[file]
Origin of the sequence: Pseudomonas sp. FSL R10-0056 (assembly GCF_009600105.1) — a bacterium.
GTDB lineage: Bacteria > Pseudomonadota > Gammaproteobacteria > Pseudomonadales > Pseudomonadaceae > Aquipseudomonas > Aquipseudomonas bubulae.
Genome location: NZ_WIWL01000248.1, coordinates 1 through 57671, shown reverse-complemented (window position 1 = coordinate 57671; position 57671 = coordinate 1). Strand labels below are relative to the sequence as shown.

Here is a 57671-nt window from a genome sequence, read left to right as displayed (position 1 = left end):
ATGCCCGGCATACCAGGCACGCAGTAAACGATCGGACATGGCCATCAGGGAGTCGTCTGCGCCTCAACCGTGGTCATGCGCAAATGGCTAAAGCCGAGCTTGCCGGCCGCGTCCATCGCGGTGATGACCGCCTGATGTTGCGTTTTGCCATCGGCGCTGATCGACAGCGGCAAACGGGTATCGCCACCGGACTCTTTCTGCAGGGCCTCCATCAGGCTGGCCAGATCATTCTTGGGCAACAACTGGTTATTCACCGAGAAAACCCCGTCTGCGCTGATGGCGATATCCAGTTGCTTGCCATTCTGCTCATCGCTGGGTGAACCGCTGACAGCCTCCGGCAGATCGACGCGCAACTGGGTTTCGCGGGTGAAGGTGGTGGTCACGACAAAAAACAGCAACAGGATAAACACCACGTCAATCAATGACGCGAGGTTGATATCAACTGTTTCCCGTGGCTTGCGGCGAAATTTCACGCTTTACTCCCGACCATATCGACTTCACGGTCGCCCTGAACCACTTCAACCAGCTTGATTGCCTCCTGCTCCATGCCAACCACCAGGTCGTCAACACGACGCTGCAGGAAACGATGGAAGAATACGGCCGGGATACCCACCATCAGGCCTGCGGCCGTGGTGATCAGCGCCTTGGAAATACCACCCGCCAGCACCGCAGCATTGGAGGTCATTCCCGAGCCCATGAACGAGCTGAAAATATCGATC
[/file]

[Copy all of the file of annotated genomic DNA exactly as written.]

Origin of the sequence: Pseudomonas sp. FSL R10-0056 (assembly GCF_009600105.1) — a bacterium.
GTDB lineage: Bacteria > Pseudomonadota > Gammaproteobacteria > Pseudomonadales > Pseudomonadaceae > Aquipseudomonas > Aquipseudomonas bubulae.
Genome location: NZ_WIWL01000248.1, coordinates 1 through 57671, shown reverse-complemented (window position 1 = coordinate 57671; position 57671 = coordinate 1). Strand labels below are relative to the sequence as shown.

Here is a 57671-nt window from a genome sequence, read left to right as displayed (position 1 = left end):
ATGCCCGGCATACCAGGCACGCAGTAAACGATCGGACATGGCCATCAGGGAGTCGTCTGCGCCTCAACCGTGGTCATGCGCAAATGGCTAAAGCCGAGCTTGCCGGCCGCGTCCATCGCGGTGATGACCGCCTGATGTTGCGTTTTGCCATCGGCGCTGATCGACAGCGGCAAACGGGTATCGCCACCGGACTCTTTCTGCAGGGCCTCCATCAGGCTGGCCAGATCATTCTTGGGCAACAACTGGTTATTCACCGAGAAAACCCCGTCTGCGCTGATGGCGATATCCAGTTGCTTGCCATTCTGCTCATCGCTGGGTGAACCGCTGACAGCCTCCGGCAGATCGACGCGCAACTGGGTTTCGCGGGTGAAGGTGGTGGTCACGACAAAAAACAGCAACAGGATAAACACCACGTCAATCAATGACGCGAGGTTGATATCAACTGTTTCCCGTGGCTTGCGGCGAAATTTCACGCTTTACTCCCGACCATATCGACTTCACGGTCGCCCTGAACCACTTCAACCAGCTTGATTGCCTCCTGCTCCATGCCAACCACCAGGTCGTCAACACGACGCTGCAGGAAACGATGGAAGAATACGGCCGGGATACCCACCATCAGGCCTGCGGCCGTGGTGATCAGCGCCTTGGAAATACCACCCGCCAGCACCGCAGCATTGGAGGTCATTCCCGAGCCCATGAACGAGCTGAAAATATCGATC